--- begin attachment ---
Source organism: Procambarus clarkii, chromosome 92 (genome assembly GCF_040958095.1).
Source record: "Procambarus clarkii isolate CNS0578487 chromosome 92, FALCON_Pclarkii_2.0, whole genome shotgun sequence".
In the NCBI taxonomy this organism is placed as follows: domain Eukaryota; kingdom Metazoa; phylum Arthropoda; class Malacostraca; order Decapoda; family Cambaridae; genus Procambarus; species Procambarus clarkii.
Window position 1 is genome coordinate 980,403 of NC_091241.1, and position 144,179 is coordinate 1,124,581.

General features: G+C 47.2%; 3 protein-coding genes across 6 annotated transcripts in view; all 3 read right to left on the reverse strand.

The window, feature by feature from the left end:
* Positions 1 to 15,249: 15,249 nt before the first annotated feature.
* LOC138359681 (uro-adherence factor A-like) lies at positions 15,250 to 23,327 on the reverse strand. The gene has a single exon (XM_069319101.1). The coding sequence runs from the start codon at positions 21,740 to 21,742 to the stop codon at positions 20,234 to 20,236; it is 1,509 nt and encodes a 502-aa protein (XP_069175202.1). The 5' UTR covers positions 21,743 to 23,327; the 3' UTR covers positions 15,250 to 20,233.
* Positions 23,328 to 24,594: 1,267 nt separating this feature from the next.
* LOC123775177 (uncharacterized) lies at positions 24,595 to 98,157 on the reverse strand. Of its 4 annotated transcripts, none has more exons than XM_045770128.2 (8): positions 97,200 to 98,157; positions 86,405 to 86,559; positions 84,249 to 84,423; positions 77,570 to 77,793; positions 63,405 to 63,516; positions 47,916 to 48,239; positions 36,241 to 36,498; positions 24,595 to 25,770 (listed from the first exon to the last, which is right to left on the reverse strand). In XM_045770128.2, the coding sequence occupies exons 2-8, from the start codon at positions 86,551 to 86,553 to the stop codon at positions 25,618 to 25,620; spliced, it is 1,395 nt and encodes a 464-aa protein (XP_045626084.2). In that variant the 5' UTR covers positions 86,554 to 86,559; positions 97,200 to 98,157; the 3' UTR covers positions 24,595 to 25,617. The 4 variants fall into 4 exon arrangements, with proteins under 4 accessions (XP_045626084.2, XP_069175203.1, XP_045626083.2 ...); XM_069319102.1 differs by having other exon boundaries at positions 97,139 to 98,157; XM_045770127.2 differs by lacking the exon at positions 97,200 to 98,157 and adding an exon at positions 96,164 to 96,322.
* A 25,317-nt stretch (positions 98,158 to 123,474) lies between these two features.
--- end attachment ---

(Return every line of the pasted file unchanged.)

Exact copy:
Source organism: Procambarus clarkii, chromosome 92 (genome assembly GCF_040958095.1).
Source record: "Procambarus clarkii isolate CNS0578487 chromosome 92, FALCON_Pclarkii_2.0, whole genome shotgun sequence".
In the NCBI taxonomy this organism is placed as follows: domain Eukaryota; kingdom Metazoa; phylum Arthropoda; class Malacostraca; order Decapoda; family Cambaridae; genus Procambarus; species Procambarus clarkii.
Window position 1 is genome coordinate 980,403 of NC_091241.1, and position 144,179 is coordinate 1,124,581.

General features: G+C 47.2%; 3 protein-coding genes across 6 annotated transcripts in view; all 3 read right to left on the reverse strand.

The window, feature by feature from the left end:
* Positions 1 to 15,249: 15,249 nt before the first annotated feature.
* LOC138359681 (uro-adherence factor A-like) lies at positions 15,250 to 23,327 on the reverse strand. The gene has a single exon (XM_069319101.1). The coding sequence runs from the start codon at positions 21,740 to 21,742 to the stop codon at positions 20,234 to 20,236; it is 1,509 nt and encodes a 502-aa protein (XP_069175202.1). The 5' UTR covers positions 21,743 to 23,327; the 3' UTR covers positions 15,250 to 20,233.
* Positions 23,328 to 24,594: 1,267 nt separating this feature from the next.
* LOC123775177 (uncharacterized) lies at positions 24,595 to 98,157 on the reverse strand. Of its 4 annotated transcripts, none has more exons than XM_045770128.2 (8): positions 97,200 to 98,157; positions 86,405 to 86,559; positions 84,249 to 84,423; positions 77,570 to 77,793; positions 63,405 to 63,516; positions 47,916 to 48,239; positions 36,241 to 36,498; positions 24,595 to 25,770 (listed from the first exon to the last, which is right to left on the reverse strand). In XM_045770128.2, the coding sequence occupies exons 2-8, from the start codon at positions 86,551 to 86,553 to the stop codon at positions 25,618 to 25,620; spliced, it is 1,395 nt and encodes a 464-aa protein (XP_045626084.2). In that variant the 5' UTR covers positions 86,554 to 86,559; positions 97,200 to 98,157; the 3' UTR covers positions 24,595 to 25,617. The 4 variants fall into 4 exon arrangements, with proteins under 4 accessions (XP_045626084.2, XP_069175203.1, XP_045626083.2 ...); XM_069319102.1 differs by having other exon boundaries at positions 97,139 to 98,157; XM_045770127.2 differs by lacking the exon at positions 97,200 to 98,157 and adding an exon at positions 96,164 to 96,322.
* A 25,317-nt stretch (positions 98,158 to 123,474) lies between these two features.